That whole, sordid affair led, of course, to Trump’s second impeachment, with the Senate trial pending. McConnell, in an unusual turn, stated on the Senate floor that “the mob was fed lies’’ and that their actions were “provoked’’ by Trump and others.

McConnell initially hinted, through intermediaries, that he might very well vote to convict. More recently he appears to have gotten cold feet. He voted for a resolution sponsored by his Kentucky partner, Sen. Rand Paul, R-Bowling Green, questioning the constitutionality of impeaching an ex-president. It’s an easy out if he opts to take it, but it would do nothing to wrestle the hearts and minds of Republicans away from Trumpism.

It’s worth noting here that, even if you are diametrically opposes to the Republican Party’s precepts, it offers a valuable service that can’t be easily replaced by its demise. There’s nothing evil or even suspect about a small, low-tax, anti-regulation government. It’s at least a political theory worth hearing and its proponents occasionally come up with a good idea. If nothing else it offers a leash to the oftentimes overenthusiastic endeavors on the liberal/Democratic side.

That balancing is necessary to keep the American democracy afloat.

But the New Republican Party has become one of pessimism, sneering derision and purveyor of outlandish conspiracy theories, evidence of the influence of QAnon, which Trump seemingly has embraced. It’s easy to blame Trump for the deterioration of the Republican Party but the journey from Dwight Eisenhower to Rep. Marjorie Taylor Green, R-GA, the newest member of the House Kook Caucus, started long before he hopped on the escalator at Trump Tower to announce his candidacy.

President Ronald Reagan, for instance, didn’t provide the unbending hatred associated with the New Republicanism, just the opposite. But it was Reagan who preached disdain for government. From there it was a short hop to former House Speaker Newt Gingrich, R-GA, who sought to beatify Reagan but fomented the sort of scorched earth politics that take precedence today.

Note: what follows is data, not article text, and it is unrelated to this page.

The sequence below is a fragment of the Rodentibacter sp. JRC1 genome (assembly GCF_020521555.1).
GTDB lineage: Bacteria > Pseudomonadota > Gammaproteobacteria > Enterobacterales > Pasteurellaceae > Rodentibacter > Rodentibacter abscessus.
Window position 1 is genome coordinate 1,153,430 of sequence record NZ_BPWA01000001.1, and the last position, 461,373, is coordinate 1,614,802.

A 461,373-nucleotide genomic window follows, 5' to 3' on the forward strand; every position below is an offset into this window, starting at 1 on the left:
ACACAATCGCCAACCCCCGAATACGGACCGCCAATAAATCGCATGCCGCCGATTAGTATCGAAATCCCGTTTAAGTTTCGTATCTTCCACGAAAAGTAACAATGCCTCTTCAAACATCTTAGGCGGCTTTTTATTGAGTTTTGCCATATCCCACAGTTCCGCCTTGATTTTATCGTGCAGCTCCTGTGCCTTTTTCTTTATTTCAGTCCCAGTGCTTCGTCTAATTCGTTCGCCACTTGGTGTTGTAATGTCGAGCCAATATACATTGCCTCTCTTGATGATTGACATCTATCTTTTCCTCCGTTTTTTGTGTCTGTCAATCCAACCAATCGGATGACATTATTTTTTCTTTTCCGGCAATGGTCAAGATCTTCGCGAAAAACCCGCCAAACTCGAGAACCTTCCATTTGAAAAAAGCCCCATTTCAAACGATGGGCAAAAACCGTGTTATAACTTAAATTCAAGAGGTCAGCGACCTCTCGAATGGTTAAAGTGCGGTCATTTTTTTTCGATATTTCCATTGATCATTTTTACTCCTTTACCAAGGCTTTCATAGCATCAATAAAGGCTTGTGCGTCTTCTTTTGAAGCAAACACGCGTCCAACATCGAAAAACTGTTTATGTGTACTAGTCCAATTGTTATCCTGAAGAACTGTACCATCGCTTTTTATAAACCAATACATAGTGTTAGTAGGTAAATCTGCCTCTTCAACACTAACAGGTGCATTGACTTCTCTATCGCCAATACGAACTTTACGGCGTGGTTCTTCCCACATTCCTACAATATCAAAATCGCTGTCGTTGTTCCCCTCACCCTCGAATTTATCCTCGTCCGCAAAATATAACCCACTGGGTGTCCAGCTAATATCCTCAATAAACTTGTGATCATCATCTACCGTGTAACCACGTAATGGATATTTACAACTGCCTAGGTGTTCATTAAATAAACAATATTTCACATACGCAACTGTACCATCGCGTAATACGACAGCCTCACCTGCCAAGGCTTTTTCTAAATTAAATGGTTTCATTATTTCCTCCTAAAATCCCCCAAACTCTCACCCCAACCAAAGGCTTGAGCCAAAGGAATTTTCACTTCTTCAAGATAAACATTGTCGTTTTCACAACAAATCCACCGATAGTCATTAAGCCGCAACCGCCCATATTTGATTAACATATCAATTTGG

Trump is a natural culmination of the direction the Republican Party has blazed. Like Reagan he uprooted Americans’ trust in their government, though without the Dutchman’s mask of amiability, likening it to a swamp that needed draining. He adopted tactics of Gingrich, spreading discord and portraying his foes and critics as enemies of the state. To this he added a dash of racism, a pinch of misogyny and a whole bucketful of the fear of the foreign born.

It is not a healthy mixture and raises question regarding how a Trump-led Republican Party can expand sufficiently to retain influence. There are plenty of right-wing White guys to keep it afloat for a while, but they’re an ebbing percentage of the population. It’s not an inviting place for African-Americans, Latinos or Asians. An estimated 57 percent of women cast their ballots for Biden.

McConnell is not the man to turn the tide. It will take political courage, which Mitch maintains in short supply. And even if he goes the limit, Trump already is hinting at creation of a third party, which he reportedly calls the Patriot Party, to offer as an alternative, radically splitting the GOP and placing Democrats in the catbird seat.

McConnell, as usual, is close-mouthed about his intentions. The tell will be how he votes on impeachment. If he decides against conviction, Trump is on a glide path toward converting the Republican Party into the Trump Party, and the ghost of Lincoln will quickly fade away.

Smart money is McConnell doesn’t have the guts to vote for conviction, thus removing any chance he has of pulling the GOP away from the precipice. His only hope after that is the Justice Department and the Southern District of New York, who might make it difficult for Trump to campaign four years hence from Leavenworth.